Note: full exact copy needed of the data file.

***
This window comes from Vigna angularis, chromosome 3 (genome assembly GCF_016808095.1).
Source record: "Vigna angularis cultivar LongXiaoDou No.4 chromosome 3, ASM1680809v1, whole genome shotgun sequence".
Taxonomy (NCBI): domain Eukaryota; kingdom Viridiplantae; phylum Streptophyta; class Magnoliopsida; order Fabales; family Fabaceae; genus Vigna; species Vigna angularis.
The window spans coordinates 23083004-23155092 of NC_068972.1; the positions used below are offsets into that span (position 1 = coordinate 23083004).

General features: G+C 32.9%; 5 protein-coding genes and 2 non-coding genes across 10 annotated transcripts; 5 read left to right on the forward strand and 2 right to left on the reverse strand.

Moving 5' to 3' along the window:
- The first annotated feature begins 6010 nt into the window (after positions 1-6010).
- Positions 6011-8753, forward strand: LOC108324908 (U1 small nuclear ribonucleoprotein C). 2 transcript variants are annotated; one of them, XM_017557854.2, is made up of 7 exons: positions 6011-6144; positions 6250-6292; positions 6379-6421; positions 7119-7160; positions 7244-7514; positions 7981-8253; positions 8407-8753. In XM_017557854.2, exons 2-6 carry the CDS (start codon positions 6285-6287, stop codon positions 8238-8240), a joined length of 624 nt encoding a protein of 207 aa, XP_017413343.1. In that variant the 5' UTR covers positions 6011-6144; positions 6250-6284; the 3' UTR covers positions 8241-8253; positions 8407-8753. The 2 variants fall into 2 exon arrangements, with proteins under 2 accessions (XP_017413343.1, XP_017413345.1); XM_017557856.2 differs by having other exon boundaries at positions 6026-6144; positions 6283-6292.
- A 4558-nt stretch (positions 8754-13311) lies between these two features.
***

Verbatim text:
This window comes from Vigna angularis, chromosome 3 (genome assembly GCF_016808095.1).
Source record: "Vigna angularis cultivar LongXiaoDou No.4 chromosome 3, ASM1680809v1, whole genome shotgun sequence".
Taxonomy (NCBI): domain Eukaryota; kingdom Viridiplantae; phylum Streptophyta; class Magnoliopsida; order Fabales; family Fabaceae; genus Vigna; species Vigna angularis.
The window spans coordinates 23083004-23155092 of NC_068972.1; the positions used below are offsets into that span (position 1 = coordinate 23083004).

General features: G+C 32.9%; 5 protein-coding genes and 2 non-coding genes across 10 annotated transcripts; 5 read left to right on the forward strand and 2 right to left on the reverse strand.

Moving 5' to 3' along the window:
- The first annotated feature begins 6010 nt into the window (after positions 1-6010).
- Positions 6011-8753, forward strand: LOC108324908 (U1 small nuclear ribonucleoprotein C). 2 transcript variants are annotated; one of them, XM_017557854.2, is made up of 7 exons: positions 6011-6144; positions 6250-6292; positions 6379-6421; positions 7119-7160; positions 7244-7514; positions 7981-8253; positions 8407-8753. In XM_017557854.2, exons 2-6 carry the CDS (start codon positions 6285-6287, stop codon positions 8238-8240), a joined length of 624 nt encoding a protein of 207 aa, XP_017413343.1. In that variant the 5' UTR covers positions 6011-6144; positions 6250-6284; the 3' UTR covers positions 8241-8253; positions 8407-8753. The 2 variants fall into 2 exon arrangements, with proteins under 2 accessions (XP_017413343.1, XP_017413345.1); XM_017557856.2 differs by having other exon boundaries at positions 6026-6144; positions 6283-6292.
- A 4558-nt stretch (positions 8754-13311) lies between these two features.